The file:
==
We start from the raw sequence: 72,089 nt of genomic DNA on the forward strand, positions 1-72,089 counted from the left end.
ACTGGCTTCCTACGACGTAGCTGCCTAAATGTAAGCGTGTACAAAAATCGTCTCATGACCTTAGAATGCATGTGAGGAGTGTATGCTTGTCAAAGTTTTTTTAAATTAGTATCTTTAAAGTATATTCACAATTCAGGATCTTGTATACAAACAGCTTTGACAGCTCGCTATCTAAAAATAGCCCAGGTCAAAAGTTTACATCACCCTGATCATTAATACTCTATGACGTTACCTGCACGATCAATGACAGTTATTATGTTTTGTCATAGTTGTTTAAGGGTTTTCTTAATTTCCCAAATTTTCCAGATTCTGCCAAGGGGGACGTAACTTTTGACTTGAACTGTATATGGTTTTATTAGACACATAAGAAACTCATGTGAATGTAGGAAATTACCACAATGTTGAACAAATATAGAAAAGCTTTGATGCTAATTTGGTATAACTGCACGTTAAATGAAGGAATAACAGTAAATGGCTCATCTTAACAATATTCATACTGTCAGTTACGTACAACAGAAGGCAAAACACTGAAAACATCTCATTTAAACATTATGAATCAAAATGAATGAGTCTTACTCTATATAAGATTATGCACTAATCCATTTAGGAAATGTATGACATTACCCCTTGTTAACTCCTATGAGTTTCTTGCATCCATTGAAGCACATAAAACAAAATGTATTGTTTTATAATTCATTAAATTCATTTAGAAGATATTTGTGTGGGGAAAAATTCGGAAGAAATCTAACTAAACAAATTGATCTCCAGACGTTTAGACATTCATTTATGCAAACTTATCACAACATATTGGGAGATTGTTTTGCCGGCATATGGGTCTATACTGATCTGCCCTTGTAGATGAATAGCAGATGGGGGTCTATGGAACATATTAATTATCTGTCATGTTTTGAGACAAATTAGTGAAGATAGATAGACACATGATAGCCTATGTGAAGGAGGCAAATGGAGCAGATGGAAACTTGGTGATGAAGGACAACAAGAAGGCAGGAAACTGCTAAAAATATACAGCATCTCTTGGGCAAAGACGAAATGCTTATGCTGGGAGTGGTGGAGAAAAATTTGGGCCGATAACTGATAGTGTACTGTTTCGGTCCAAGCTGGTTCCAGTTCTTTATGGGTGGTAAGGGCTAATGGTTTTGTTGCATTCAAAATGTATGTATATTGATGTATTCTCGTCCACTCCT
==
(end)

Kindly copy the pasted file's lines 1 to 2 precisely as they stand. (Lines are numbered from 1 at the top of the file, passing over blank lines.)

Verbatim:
We start from the raw sequence: 72,089 nt of genomic DNA on the forward strand, positions 1-72,089 counted from the left end.
ACTGGCTTCCTACGACGTAGCTGCCTAAATGTAAGCGTGTACAAAAATCGTCTCATGACCTTAGAATGCATGTGAGGAGTGTATGCTTGTCAAAGTTTTTTTAAATTAGTATCTTTAAAGTATATTCACAATTCAGGATCTTGTATACAAACAGCTTTGACAGCTCGCTATCTAAAAATAGCCCAGGTCAAAAGTTTACATCACCCTGATCATTAATACTCTATGACGTTACCTGCACGATCAATGACAGTTATTATGTTTTGTCATAGTTGTTTAAGGGTTTTCTTAATTTCCCAAATTTTCCAGATTCTGCCAAGGGGGACGTAACTTTTGACTTGAACTGTATATGGTTTTATTAGACACATAAGAAACTCATGTGAATGTAGGAAATTACCACAATGTTGAACAAATATAGAAAAGCTTTGATGCTAATTTGGTATAACTGCACGTTAAATGAAGGAATAACAGTAAATGGCTCATCTTAACAATATTCATACTGTCAGTTACGTACAACAGAAGGCAAAACACTGAAAACATCTCATTTAAACATTATGAATCAAAATGAATGAGTCTTACTCTATATAAGATTATGCACTAATCCATTTAGGAAATGTATGACATTACCCCTTGTTAACTCCTATGAGTTTCTTGCATCCATTGAAGCACATAAAACAAAATGTATTGTTTTATAATTCATTAAATTCATTTAGAAGATATTTGTGTGGGGAAAAATTCGGAAGAAATCTAACTAAACAAATTGATCTCCAGACGTTTAGACATTCATTTATGCAAACTTATCACAACATATTGGGAGATTGTTTTGCCGGCATATGGGTCTATACTGATCTGCCCTTGTAGATGAATAGCAGATGGGGGTCTATGGAACATATTAATTATCTGTCATGTTTTGAGACAAATTAGTGAAGATAGATAGACACATGATAGCCTATGTGAAGGAGGCAAATGGAGCAGATGGAAACTTGGTGATGAAGGACAACAAGAAGGCAGGAAACTGCTAAAAATATACAGCATCTCTTGGGCAAAGACGAAATGCTTATGCTGGGAGTGGTGGAGAAAAATTTGGGCCGATAACTGATAGTGTACTGTTTCGGTCCAAGCTGGTTCCAGTTCTTTATGGGTGGTAAGGGCTAATGGTTTTGTTGCATTCAAAATGTATGTATATTGATGTATTCTCGTCCACTCCT